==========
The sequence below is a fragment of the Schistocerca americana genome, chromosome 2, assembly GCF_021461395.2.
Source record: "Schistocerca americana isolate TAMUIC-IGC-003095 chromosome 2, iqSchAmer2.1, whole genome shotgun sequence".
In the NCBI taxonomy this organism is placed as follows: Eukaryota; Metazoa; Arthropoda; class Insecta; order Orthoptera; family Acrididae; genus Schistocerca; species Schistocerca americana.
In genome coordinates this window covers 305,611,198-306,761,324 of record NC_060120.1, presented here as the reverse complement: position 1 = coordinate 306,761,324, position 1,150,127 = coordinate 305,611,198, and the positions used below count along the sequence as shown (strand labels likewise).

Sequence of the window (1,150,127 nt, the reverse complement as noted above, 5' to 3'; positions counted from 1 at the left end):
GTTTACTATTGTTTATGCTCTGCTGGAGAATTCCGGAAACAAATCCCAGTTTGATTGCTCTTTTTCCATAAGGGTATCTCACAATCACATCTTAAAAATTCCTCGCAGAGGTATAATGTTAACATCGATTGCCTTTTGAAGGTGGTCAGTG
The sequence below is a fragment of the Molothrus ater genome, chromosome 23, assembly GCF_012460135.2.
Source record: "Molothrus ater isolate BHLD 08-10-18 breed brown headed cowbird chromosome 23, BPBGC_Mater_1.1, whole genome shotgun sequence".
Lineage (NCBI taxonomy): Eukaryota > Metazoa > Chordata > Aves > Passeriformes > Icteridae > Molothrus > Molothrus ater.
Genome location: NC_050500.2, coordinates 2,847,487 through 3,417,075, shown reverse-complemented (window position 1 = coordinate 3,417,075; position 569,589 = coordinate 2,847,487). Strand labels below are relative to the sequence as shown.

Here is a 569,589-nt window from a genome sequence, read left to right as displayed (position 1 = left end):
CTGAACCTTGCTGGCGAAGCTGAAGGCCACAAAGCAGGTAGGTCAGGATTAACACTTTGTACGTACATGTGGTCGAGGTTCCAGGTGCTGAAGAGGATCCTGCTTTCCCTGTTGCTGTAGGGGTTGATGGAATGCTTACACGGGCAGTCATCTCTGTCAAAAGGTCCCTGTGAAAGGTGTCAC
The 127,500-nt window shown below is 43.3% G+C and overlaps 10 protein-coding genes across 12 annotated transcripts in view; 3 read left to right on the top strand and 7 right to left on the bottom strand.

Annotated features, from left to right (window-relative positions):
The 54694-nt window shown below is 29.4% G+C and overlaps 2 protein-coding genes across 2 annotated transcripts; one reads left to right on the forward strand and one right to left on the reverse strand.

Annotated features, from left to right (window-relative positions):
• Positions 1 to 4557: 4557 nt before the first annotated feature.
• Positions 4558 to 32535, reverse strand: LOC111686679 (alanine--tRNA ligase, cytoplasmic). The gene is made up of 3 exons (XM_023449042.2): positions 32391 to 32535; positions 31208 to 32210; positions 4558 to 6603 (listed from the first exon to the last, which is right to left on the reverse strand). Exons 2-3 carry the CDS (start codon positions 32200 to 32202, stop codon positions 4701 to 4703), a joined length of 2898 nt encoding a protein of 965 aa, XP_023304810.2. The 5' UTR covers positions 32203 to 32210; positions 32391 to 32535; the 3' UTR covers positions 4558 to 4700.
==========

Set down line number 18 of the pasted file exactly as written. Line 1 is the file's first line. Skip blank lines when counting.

• Positions 4558 to 32535, reverse strand: LOC111686679 (alanine--tRNA ligase, cytoplasmic). The gene is made up of 3 exons (XM_023449042.2): positions 32391 to 32535; positions 31208 to 32210; positions 4558 to 6603 (listed from the first exon to the last, which is right to left on the reverse strand). Exons 2-3 carry the CDS (start codon positions 32200 to 32202, stop codon positions 4701 to 4703), a joined length of 2898 nt encoding a protein of 965 aa, XP_023304810.2. The 5' UTR covers positions 32203 to 32210; positions 32391 to 32535; the 3' UTR covers positions 4558 to 4700.